The other thing about paying bills is that at least to the extent it’s past marital debt, it’s a finite number of payments over a finite period of time. So you’re not on the hook for it forever. The alternative, if you get ordered to pay her alimony, that could be for an indefinite period of time. And additionally, she’s incentivized that if you do start earning more while you’re separated or divorced, if you were more successful, she can come back and ask the court to adjust that upward. The bills are the bills.
Now, the other thing you can do to help protect yourself takes a look at how she’s employed and talk to your attorney about this. If she’s underemployed, your attorney should know about that, and it should be brought to the court’s attention. Because she shouldn’t be able to try and argue that she should get the benefit of your increased income simply because she’s chosen to take a job that’s below what her education and experience allow her to get.
So that’s something to pay attention to as well. But I think paying the bills is a good strategy to avoid that. Because you can walk into court and basically say, “Look, she’s getting the benefit of that difference because I’m paying the debts and she’s not.” So you pay the car note, you pay for the credit cards. In an extreme case, you might even look at helping her out on a temporary basis with utilities or a rent bill. And I’m not saying you commit to that forever, but in the short term, it might save you having to get signed up for a long-term commitment on alimony or getting stuck with her attorney’s fees.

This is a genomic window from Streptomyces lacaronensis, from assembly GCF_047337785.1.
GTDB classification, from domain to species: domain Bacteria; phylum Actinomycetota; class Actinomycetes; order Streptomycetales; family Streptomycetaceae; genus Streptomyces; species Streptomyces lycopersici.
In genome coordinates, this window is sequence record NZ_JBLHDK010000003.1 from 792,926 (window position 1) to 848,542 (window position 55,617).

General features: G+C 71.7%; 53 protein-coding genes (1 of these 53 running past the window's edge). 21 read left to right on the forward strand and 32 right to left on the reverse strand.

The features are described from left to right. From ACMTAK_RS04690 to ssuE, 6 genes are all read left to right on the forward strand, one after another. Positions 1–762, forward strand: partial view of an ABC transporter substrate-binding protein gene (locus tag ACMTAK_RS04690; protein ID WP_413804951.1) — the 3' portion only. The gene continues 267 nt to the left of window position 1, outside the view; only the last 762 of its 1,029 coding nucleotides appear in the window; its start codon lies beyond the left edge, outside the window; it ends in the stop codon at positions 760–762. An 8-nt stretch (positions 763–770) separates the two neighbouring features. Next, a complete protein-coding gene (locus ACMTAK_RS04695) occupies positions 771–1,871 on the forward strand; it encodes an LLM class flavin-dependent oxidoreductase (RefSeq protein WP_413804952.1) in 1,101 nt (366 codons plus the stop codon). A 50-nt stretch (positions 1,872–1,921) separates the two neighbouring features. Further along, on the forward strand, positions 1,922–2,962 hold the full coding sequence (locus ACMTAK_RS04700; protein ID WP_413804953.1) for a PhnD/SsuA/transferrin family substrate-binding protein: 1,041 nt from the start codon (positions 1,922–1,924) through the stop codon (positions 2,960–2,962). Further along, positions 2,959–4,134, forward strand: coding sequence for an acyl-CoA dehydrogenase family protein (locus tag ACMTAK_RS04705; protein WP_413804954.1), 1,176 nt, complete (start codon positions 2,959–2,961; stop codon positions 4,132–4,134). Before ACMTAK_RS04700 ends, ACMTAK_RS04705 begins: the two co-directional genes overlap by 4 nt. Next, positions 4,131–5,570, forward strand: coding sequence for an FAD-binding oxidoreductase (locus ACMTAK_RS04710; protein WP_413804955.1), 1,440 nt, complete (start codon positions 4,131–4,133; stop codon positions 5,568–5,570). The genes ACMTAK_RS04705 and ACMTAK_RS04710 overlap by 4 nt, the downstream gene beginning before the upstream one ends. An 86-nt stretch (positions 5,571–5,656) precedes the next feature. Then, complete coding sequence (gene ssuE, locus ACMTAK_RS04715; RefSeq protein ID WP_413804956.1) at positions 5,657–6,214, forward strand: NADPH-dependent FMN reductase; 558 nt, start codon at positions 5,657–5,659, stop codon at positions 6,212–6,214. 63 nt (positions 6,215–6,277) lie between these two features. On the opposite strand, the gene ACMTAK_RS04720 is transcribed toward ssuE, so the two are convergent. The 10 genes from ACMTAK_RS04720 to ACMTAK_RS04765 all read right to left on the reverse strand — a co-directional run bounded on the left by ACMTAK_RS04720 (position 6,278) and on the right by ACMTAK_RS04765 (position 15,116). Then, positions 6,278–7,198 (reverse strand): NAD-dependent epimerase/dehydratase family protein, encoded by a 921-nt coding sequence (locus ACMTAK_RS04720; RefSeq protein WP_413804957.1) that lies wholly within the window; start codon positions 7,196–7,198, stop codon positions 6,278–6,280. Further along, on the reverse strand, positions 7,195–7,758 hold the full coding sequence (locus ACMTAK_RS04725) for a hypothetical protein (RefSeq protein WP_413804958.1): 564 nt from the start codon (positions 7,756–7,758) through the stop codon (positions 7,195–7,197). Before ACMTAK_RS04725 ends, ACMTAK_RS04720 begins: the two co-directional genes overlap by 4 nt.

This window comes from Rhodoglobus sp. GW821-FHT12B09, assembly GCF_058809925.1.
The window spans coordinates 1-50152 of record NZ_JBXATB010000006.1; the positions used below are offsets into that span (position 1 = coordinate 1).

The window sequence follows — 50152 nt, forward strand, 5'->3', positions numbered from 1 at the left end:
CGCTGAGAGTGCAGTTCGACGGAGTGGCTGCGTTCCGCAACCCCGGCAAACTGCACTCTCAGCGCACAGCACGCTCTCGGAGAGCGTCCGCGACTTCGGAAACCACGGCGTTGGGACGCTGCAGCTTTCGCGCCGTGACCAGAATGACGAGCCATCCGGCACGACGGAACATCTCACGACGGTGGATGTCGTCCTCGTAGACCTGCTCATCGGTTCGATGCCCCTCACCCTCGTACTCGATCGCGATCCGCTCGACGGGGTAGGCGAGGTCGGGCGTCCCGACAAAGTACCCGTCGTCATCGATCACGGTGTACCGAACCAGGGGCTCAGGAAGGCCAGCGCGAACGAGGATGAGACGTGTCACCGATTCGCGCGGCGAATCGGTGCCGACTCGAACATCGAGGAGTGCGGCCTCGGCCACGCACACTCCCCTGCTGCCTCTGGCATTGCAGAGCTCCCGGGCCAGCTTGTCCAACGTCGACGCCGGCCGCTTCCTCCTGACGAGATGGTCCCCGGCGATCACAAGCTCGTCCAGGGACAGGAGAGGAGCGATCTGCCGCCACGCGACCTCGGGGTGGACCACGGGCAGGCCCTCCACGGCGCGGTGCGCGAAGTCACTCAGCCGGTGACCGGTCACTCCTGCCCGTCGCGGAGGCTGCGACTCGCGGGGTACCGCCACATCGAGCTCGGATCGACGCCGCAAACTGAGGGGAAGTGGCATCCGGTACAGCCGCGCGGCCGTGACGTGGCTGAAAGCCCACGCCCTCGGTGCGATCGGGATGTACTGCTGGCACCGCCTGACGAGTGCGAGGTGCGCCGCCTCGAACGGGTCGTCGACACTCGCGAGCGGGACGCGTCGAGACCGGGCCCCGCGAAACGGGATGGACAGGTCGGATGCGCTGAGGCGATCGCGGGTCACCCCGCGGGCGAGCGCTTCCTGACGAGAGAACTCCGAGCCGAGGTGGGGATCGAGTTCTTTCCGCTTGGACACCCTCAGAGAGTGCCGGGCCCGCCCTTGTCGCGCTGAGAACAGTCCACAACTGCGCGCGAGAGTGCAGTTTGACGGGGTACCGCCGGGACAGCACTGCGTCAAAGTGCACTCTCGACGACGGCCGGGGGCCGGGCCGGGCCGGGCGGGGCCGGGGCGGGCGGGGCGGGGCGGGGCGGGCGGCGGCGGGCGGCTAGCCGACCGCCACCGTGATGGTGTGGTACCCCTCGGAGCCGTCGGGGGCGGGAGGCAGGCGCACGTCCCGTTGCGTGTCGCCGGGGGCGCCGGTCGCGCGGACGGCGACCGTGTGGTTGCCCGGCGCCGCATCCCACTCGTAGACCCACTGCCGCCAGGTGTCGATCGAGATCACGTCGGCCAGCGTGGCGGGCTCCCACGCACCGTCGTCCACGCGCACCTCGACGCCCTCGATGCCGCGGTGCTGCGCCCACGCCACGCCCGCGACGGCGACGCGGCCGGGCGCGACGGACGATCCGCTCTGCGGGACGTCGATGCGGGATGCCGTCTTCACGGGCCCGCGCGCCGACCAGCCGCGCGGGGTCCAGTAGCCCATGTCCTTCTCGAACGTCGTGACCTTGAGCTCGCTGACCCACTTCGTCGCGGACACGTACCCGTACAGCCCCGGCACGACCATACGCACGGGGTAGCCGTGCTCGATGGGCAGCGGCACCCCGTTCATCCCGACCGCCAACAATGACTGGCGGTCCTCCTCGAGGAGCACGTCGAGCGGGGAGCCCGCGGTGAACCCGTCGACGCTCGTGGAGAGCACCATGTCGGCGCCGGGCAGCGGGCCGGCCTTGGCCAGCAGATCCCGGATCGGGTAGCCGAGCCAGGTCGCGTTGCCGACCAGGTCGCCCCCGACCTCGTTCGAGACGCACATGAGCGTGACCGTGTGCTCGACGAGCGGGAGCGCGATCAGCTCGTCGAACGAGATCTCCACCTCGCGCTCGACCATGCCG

I think attorney fees are a topic in and of themselves, but I will mention this is one of the factors that is considered in matrimonial litigation as far as attorney’s fees go is the ability to pay at any income differential between the parties. So in other words, if you earn a significant amount more than her, she would have an argument, maybe not a good argument, but an argument to have you pay her attorney’s fees. Again, one way to avoid that is by applying the differential in your income somewhere else, in other words to the bills.